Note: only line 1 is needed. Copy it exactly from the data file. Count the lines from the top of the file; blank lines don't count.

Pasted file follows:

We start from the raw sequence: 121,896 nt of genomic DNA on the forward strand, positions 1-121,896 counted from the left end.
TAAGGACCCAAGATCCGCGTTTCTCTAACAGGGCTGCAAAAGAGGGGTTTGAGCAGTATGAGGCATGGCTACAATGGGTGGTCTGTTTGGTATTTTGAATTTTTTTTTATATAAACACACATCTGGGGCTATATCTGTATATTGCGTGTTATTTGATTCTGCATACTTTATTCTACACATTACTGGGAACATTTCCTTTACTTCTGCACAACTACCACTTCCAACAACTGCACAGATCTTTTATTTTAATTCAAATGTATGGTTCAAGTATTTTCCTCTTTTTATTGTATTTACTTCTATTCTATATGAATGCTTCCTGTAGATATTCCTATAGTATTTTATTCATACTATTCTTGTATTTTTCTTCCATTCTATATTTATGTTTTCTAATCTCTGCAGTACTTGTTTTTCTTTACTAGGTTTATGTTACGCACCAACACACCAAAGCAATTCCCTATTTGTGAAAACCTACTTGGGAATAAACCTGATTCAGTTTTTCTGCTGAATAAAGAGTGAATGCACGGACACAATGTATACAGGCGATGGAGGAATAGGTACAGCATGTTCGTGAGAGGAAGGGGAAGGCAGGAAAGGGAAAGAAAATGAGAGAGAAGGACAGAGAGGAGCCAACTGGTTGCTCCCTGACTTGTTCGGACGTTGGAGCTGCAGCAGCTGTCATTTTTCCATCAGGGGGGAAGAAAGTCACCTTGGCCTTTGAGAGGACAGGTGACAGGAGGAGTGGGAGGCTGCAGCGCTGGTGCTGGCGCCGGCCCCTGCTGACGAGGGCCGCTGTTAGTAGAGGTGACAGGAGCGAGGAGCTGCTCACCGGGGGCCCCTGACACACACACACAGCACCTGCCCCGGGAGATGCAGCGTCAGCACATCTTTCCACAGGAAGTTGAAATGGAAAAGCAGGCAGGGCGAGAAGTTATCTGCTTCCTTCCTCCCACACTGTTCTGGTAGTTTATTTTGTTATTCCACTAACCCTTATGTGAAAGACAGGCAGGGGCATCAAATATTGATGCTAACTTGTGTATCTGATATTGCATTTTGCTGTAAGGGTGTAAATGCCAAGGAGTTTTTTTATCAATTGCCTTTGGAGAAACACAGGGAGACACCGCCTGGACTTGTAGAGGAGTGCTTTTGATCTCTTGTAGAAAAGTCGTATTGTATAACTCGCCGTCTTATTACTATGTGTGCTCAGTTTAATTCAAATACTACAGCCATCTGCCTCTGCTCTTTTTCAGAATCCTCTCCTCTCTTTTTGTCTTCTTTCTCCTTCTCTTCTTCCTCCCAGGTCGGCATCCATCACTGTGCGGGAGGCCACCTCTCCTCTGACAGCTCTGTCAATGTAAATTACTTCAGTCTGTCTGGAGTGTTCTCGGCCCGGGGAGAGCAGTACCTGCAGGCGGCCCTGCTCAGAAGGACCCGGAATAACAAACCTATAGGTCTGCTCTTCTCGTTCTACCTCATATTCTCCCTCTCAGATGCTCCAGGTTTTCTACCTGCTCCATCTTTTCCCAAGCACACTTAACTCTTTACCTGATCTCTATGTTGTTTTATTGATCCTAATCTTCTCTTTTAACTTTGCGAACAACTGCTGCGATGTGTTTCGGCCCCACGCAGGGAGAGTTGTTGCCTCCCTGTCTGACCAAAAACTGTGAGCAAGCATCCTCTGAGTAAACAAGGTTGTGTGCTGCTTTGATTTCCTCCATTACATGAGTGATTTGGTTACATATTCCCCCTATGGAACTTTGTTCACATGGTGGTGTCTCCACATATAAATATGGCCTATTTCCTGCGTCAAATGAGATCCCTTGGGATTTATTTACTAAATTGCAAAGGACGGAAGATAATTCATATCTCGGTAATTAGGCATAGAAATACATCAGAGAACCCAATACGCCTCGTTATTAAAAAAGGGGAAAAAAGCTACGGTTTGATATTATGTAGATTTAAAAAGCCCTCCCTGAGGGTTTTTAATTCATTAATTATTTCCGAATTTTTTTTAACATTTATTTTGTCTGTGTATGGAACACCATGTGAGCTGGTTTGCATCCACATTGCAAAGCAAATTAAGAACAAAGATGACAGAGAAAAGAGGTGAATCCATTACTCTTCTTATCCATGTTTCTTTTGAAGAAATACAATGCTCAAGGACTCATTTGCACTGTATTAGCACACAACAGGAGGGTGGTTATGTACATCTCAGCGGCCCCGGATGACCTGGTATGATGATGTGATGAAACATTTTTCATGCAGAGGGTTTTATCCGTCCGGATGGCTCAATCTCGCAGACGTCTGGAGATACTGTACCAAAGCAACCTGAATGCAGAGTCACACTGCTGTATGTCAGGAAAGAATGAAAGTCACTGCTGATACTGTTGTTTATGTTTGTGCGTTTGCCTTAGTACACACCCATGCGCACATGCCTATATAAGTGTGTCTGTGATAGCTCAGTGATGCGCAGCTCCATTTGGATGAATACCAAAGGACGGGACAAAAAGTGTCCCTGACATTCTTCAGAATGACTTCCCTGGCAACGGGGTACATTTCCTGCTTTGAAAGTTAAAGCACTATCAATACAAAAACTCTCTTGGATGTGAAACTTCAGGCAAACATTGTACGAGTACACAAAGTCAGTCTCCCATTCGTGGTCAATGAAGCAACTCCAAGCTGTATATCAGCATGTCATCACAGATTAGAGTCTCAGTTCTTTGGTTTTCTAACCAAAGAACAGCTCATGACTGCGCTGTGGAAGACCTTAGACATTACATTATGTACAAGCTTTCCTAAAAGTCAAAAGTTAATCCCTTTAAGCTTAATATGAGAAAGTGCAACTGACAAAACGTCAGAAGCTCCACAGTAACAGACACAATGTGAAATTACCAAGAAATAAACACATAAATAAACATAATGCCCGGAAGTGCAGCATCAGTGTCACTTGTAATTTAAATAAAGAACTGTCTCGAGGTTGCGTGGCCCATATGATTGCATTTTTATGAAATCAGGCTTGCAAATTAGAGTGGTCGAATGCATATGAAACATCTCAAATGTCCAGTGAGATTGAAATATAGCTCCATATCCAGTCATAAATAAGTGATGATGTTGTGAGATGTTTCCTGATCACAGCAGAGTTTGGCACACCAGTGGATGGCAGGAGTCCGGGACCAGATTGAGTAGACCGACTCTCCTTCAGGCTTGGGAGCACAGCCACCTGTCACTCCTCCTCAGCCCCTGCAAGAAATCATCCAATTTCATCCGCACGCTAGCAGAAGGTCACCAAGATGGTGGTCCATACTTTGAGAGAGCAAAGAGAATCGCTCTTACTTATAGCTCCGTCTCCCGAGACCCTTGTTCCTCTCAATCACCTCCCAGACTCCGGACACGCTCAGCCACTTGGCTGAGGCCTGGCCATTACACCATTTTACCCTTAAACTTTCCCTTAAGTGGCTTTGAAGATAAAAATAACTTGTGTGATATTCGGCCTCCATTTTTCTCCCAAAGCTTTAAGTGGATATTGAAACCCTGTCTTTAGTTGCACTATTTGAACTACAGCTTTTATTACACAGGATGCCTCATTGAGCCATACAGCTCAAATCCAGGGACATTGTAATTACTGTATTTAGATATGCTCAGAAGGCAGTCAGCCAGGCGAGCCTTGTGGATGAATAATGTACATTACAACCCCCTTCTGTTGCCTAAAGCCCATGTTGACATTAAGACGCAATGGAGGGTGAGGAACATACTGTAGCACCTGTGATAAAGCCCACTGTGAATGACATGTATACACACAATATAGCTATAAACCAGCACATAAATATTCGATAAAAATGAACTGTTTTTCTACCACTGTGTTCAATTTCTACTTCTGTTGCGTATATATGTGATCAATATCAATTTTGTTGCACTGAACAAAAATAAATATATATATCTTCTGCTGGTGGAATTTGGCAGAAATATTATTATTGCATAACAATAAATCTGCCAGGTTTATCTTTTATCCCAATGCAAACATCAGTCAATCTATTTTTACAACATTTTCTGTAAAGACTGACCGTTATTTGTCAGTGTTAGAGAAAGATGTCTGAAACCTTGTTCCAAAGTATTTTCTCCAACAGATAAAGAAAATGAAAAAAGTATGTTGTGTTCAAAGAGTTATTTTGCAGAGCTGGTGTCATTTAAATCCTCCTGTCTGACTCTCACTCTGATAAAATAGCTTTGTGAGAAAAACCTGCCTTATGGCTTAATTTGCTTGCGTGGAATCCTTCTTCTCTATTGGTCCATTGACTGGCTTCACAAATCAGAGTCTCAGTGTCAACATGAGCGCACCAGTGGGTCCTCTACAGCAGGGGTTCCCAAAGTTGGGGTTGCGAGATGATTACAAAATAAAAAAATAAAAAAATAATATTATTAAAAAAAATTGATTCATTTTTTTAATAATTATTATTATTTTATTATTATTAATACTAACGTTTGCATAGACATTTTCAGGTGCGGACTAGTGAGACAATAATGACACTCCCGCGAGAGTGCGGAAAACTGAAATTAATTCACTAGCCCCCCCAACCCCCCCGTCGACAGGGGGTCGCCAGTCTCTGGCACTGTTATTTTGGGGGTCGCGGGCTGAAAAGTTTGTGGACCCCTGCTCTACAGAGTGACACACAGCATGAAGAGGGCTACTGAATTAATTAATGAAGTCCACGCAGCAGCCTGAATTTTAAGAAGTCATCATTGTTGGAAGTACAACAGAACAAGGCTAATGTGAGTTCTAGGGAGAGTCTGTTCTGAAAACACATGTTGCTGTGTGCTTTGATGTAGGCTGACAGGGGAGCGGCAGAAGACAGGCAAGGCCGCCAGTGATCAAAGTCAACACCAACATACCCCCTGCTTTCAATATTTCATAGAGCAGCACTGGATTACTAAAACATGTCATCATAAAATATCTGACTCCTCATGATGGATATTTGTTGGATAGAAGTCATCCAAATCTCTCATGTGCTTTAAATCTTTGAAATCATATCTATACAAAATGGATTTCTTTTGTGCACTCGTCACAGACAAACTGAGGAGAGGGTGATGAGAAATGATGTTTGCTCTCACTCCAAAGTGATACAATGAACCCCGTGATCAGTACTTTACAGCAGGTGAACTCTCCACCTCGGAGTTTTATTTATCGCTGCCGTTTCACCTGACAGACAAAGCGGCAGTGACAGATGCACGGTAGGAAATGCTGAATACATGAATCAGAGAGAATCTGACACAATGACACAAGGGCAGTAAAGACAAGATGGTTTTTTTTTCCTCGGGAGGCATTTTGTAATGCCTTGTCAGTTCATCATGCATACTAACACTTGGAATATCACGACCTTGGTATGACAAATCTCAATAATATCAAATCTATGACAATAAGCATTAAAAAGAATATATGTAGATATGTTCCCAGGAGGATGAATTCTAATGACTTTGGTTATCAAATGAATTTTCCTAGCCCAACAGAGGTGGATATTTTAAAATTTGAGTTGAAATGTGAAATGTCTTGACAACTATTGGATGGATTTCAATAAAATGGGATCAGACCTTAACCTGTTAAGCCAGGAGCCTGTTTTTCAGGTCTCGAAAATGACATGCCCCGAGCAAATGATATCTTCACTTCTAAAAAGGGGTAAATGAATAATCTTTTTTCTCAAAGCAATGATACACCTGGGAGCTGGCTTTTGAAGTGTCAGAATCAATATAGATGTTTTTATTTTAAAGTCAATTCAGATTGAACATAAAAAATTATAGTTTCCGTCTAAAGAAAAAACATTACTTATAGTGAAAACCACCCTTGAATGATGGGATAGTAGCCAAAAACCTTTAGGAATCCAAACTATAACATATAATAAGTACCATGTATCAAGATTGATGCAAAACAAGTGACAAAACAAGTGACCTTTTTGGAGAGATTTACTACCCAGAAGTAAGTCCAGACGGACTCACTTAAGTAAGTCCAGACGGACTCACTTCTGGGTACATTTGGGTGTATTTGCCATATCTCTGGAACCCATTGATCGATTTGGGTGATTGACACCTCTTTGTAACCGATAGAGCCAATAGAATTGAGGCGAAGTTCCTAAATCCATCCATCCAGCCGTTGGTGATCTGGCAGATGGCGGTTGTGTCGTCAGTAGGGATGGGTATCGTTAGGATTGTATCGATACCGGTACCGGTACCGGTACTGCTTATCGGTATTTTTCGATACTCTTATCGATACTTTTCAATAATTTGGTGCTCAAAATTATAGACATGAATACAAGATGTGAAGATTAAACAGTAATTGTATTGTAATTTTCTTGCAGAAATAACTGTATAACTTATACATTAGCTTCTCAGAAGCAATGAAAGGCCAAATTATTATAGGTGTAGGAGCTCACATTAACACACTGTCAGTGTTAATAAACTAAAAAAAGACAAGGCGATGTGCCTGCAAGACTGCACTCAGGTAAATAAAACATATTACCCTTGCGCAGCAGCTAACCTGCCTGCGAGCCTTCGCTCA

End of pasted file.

We start from the raw sequence: 121,896 nt of genomic DNA on the forward strand, positions 1-121,896 counted from the left end.